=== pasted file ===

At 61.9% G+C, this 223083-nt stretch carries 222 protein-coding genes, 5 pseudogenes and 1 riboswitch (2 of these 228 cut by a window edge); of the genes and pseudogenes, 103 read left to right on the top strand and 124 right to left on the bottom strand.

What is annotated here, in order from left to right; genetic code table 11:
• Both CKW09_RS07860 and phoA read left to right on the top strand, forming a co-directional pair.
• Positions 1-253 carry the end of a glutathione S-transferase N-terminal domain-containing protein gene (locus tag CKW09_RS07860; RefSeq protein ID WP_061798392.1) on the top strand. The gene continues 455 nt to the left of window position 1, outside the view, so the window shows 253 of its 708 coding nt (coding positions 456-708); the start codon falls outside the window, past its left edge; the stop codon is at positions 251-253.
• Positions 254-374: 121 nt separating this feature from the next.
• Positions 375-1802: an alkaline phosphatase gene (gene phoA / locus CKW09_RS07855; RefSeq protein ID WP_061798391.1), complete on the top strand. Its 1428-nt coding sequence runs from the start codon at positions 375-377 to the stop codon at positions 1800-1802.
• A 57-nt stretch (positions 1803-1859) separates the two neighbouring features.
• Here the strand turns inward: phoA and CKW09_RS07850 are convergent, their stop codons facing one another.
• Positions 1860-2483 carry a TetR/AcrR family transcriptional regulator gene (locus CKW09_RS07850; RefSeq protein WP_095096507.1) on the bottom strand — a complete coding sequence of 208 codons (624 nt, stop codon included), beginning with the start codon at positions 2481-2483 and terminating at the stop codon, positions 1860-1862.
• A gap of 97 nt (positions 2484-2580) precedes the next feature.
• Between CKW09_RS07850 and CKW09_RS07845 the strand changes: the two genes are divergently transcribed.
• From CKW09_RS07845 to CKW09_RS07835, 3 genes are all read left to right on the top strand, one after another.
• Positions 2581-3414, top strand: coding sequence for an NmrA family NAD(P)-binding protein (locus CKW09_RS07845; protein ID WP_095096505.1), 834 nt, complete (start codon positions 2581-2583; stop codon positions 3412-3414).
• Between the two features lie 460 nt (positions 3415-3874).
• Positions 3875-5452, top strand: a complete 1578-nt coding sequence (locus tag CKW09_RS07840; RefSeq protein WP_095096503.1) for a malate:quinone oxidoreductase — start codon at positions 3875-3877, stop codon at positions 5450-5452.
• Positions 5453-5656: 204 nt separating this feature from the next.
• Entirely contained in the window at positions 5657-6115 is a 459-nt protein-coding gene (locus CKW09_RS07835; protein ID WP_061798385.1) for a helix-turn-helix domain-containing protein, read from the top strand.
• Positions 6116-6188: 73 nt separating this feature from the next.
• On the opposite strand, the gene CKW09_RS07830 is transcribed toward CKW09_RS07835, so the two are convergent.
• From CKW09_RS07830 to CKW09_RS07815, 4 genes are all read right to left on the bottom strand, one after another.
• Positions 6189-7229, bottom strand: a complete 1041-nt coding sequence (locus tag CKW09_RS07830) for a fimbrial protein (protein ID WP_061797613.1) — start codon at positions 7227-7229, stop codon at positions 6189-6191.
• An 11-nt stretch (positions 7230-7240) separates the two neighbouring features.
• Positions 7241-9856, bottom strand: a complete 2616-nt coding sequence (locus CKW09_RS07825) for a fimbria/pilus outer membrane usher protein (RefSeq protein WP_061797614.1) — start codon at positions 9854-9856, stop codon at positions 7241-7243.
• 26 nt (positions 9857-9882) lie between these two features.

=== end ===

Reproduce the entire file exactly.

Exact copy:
At 61.9% G+C, this 223083-nt stretch carries 222 protein-coding genes, 5 pseudogenes and 1 riboswitch (2 of these 228 cut by a window edge); of the genes and pseudogenes, 103 read left to right on the top strand and 124 right to left on the bottom strand.

What is annotated here, in order from left to right; genetic code table 11:
• Both CKW09_RS07860 and phoA read left to right on the top strand, forming a co-directional pair.
• Positions 1-253 carry the end of a glutathione S-transferase N-terminal domain-containing protein gene (locus tag CKW09_RS07860; RefSeq protein ID WP_061798392.1) on the top strand. The gene continues 455 nt to the left of window position 1, outside the view, so the window shows 253 of its 708 coding nt (coding positions 456-708); the start codon falls outside the window, past its left edge; the stop codon is at positions 251-253.
• Positions 254-374: 121 nt separating this feature from the next.
• Positions 375-1802: an alkaline phosphatase gene (gene phoA / locus CKW09_RS07855; RefSeq protein ID WP_061798391.1), complete on the top strand. Its 1428-nt coding sequence runs from the start codon at positions 375-377 to the stop codon at positions 1800-1802.
• A 57-nt stretch (positions 1803-1859) separates the two neighbouring features.
• Here the strand turns inward: phoA and CKW09_RS07850 are convergent, their stop codons facing one another.
• Positions 1860-2483 carry a TetR/AcrR family transcriptional regulator gene (locus CKW09_RS07850; RefSeq protein WP_095096507.1) on the bottom strand — a complete coding sequence of 208 codons (624 nt, stop codon included), beginning with the start codon at positions 2481-2483 and terminating at the stop codon, positions 1860-1862.
• A gap of 97 nt (positions 2484-2580) precedes the next feature.
• Between CKW09_RS07850 and CKW09_RS07845 the strand changes: the two genes are divergently transcribed.
• From CKW09_RS07845 to CKW09_RS07835, 3 genes are all read left to right on the top strand, one after another.
• Positions 2581-3414, top strand: coding sequence for an NmrA family NAD(P)-binding protein (locus CKW09_RS07845; protein ID WP_095096505.1), 834 nt, complete (start codon positions 2581-2583; stop codon positions 3412-3414).
• Between the two features lie 460 nt (positions 3415-3874).
• Positions 3875-5452, top strand: a complete 1578-nt coding sequence (locus tag CKW09_RS07840; RefSeq protein WP_095096503.1) for a malate:quinone oxidoreductase — start codon at positions 3875-3877, stop codon at positions 5450-5452.
• Positions 5453-5656: 204 nt separating this feature from the next.
• Entirely contained in the window at positions 5657-6115 is a 459-nt protein-coding gene (locus CKW09_RS07835; protein ID WP_061798385.1) for a helix-turn-helix domain-containing protein, read from the top strand.
• Positions 6116-6188: 73 nt separating this feature from the next.
• On the opposite strand, the gene CKW09_RS07830 is transcribed toward CKW09_RS07835, so the two are convergent.
• From CKW09_RS07830 to CKW09_RS07815, 4 genes are all read right to left on the bottom strand, one after another.
• Positions 6189-7229, bottom strand: a complete 1041-nt coding sequence (locus tag CKW09_RS07830) for a fimbrial protein (protein ID WP_061797613.1) — start codon at positions 7227-7229, stop codon at positions 6189-6191.
• An 11-nt stretch (positions 7230-7240) separates the two neighbouring features.
• Positions 7241-9856, bottom strand: a complete 2616-nt coding sequence (locus CKW09_RS07825) for a fimbria/pilus outer membrane usher protein (RefSeq protein WP_061797614.1) — start codon at positions 9854-9856, stop codon at positions 7241-7243.
• 26 nt (positions 9857-9882) lie between these two features.